But let's say the treats are what they're supposed to be: good, wholesome candy. The problem is that there is no such thing. Everyone agrees that refined sugars are bad for you. Sure, you can tolerate some. But you and your children are better of eating more complex sugars - such as those found in fruit - and even less of that, if you can. Instead, Halloween trains your kids in the worst possible eating habit: binging on sweets.
And the fundamental logic of the holiday is off kilter, too. What does trick or treat teach children? That, if someone doesn't reward you, your proper recourse is to mess them up? And in the case of Halloween, the so-called reward - again, candy, which is no good for you - is in no sense justified. You're not getting it because you did something out of the ordinary, or even just because you performed some task well, or did someone a favor. Instead, you're in effect demanding the reward - because, again, it's Halloween.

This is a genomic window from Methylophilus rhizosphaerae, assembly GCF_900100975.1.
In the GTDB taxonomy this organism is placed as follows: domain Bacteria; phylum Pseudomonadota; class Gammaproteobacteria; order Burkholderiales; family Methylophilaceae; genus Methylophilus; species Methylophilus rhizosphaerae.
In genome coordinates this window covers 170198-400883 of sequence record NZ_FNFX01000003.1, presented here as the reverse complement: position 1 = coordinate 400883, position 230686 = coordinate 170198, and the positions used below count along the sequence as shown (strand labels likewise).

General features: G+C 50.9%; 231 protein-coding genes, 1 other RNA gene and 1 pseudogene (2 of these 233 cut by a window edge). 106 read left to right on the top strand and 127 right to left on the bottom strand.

Being a parent - our kids are now in their late twenties - I know it's not easy to say no to Halloween. Kids, understandably, feel a sense of entitlement to Halloween and its candies, and resent not being allowed to reap what they see as justified bounty. But life's not a piece a cake, and sometimes you have to stand up and refuse to go along with a tradition that's just stupid and dangerous. Better not to demand cake and sweets from strangers on this or any other day.